- Videos for “shadow work” are trending on TikTok, amassing more than 2 billion views.
- Many TikTok users rely on the book “The Shadow Work Journal” to accompany their mental health journey.
- Shadow work isn’t new. The idea was first popularized by Swiss psychiatrist and psychoanalyst Carl Jung in the 20th century.
- Experts say shadow work is a TikTok trend worth trying (if you’re interested), as it can have several mental health benefits.
The word “shadow” can be used metaphorically to describe someone who follows you everywhere, such as a toddler almost attached to the hip of a beloved parent. Or, you may hear the term used when discussing someone who overshadows another — a sibling or colleague whose achievements may outshine another’s.
But do we have a shadow other than the literal one that presents when the light hits us just so?
“Shadow work is turning toward the harder, often disowned parts of ourselves,” explained Jenn Kennedy, PhD, LMFT, founder of Riviera Therapy and The Pleasure Project. “It’s allowing complicated, typically avoided, and unconscious parts of you to emerge and be processed.”
Kelly R. Minter, LMHC, of Florida-based Anchored Counseling, uses a similar mechanism, “parts work,” mainly when doing eye movement desensitization and reprocessing (EMDR) with her clients.
Even Minter bought the book many TikTokers use, “The Shadow Work Journal: A Guide to Integrate and Transcend your Shadows” by Keila Shaheen.
“I figured at some point my clients were going to read it if they hadn’t already,” Minter said.
The concept of shadow work has been out there for decades, though. Why is it trending suddenly, and is it worth trying? Mental experts shared their thoughts and tips to start independently or with a professional.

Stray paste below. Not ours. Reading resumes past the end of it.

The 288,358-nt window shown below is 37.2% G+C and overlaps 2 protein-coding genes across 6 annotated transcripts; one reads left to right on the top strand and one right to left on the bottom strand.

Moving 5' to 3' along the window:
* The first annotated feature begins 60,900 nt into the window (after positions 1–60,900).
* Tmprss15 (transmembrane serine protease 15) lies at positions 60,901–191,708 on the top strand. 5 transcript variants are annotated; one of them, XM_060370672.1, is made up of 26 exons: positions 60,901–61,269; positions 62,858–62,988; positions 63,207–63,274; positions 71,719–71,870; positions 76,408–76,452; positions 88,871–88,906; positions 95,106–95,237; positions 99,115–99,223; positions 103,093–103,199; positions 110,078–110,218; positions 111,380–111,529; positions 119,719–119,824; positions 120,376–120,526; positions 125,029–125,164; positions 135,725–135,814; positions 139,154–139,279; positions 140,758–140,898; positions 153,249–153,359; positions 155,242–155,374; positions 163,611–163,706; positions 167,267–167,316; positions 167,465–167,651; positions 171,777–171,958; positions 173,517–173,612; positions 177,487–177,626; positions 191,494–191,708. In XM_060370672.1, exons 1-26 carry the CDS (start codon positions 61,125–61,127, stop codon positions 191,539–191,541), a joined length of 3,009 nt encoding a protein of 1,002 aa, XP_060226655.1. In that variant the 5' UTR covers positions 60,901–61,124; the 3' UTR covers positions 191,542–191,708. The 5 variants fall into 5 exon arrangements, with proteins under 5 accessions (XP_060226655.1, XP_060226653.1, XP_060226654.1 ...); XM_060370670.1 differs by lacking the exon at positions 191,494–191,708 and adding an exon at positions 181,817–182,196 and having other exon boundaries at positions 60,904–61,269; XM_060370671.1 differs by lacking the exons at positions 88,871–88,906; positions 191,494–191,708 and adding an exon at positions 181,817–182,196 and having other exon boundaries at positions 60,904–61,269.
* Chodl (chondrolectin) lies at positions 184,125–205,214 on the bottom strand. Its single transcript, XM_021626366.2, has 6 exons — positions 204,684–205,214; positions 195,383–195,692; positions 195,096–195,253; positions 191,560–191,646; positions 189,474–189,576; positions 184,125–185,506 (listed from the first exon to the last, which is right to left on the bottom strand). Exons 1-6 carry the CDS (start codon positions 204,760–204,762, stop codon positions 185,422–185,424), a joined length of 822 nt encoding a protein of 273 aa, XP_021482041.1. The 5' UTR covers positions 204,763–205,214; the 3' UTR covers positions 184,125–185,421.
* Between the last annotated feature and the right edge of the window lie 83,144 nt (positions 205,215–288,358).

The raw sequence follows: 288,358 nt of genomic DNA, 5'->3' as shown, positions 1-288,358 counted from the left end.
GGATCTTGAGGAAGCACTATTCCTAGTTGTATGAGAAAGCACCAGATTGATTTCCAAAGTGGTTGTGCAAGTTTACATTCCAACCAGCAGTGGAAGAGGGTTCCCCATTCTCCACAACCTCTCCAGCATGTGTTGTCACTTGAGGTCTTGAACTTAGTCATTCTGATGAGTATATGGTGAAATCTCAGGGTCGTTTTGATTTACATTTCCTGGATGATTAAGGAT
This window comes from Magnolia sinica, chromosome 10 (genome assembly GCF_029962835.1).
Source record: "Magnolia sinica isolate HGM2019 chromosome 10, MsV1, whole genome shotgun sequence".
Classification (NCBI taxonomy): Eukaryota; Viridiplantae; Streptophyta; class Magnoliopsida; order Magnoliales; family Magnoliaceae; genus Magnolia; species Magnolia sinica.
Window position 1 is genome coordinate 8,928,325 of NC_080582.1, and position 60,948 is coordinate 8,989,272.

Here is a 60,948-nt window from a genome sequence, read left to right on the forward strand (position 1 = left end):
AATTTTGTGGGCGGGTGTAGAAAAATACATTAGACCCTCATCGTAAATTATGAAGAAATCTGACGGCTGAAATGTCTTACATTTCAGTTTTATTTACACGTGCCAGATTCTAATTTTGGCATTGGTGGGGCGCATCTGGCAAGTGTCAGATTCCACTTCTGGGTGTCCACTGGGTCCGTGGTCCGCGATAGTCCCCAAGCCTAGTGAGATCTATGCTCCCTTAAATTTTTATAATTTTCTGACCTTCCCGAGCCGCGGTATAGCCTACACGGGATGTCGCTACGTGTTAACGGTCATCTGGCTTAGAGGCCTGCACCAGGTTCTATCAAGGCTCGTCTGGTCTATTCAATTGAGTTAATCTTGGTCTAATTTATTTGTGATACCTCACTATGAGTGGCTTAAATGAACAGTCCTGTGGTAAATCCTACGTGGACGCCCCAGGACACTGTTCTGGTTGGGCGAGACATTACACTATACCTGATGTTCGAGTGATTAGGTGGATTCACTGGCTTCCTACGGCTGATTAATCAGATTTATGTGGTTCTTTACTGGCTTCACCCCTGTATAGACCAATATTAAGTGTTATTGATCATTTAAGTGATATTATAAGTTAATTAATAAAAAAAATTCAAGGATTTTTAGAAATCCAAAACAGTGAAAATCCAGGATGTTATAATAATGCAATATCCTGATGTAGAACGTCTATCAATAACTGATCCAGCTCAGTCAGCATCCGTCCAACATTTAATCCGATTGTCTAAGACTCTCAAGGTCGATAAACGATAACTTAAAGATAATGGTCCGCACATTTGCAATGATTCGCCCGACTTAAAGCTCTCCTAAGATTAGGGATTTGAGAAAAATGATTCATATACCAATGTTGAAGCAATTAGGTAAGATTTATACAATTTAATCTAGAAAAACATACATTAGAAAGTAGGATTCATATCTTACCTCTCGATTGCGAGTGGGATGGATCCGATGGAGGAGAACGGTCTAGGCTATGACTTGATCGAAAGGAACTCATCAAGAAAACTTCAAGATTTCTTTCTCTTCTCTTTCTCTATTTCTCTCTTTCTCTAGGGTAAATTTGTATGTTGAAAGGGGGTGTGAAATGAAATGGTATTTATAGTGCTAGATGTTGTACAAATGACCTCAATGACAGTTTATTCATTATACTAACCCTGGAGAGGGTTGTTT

“At its core, shadow work involves delving into the depths of your psyche to uncover and embrace aspects of yourself that you have suppressed, denied, or rejected,” explained Amanda Stretcher, MA, LPC-S, of Choosing Therapy.
Shadow work may have recently gained TikTok traction, but it’s nothing new.
Kennedy noted that Carl Jung, the Swiss psychiatrist and psychoanalyst, introduced the concept in the 20th century. The idea centers on the idea that every person has a “shadow self.”
“The shadow self is psychological material that has not been integrated — because it is too painful, uncomfortable or out of conscious understanding,” Kennedy said.
“Most people have shadow self elements that develop in response to situations that feel overwhelming, foreign, and frightening. They likely have been using it as a coping strategy to avoid discomfort. However, it ultimately holds them back from a full, authentic life.“
If you’re reading this piece as an adult, chances are your shadow self developed long ago without realizing it.
“The development of a shadow self typically begins in childhood when you internalize societal norms, parental expectations, and cultural conditioning,” said Stretcher. “As you grow, certain aspects of your personality become unacceptable or unmanageable, leading you to push them into your unconscious mind. These repressed aspects collectively form your shadow self.”
Shadow work helps remove these parts of ourselves from the shadows.
“Through shadow work, you can make space for all parts of self, including the parts that you tend to think of as the worst,” Stretcher said. “Shadow work can allow you to begin to feel more whole.”
Speaking of parts, “parts work” is a term and tool used in therapy — including by Minter. What’s the difference? Not much, really.
“Parts work is an approach that comes from Internal Family Systems (IFS) therapy,” Minter said.
“It involves the idea that our psyche or personhood is made up of different ‘parts’ or sub-personalities, each with its own thoughts, feelings, and motivations.”
Minter noted that people using parts work aim to “identify and explore these different parts, understand their roles, and at some point reach inner peace and integration by creating ways of communication between them and help them work together.”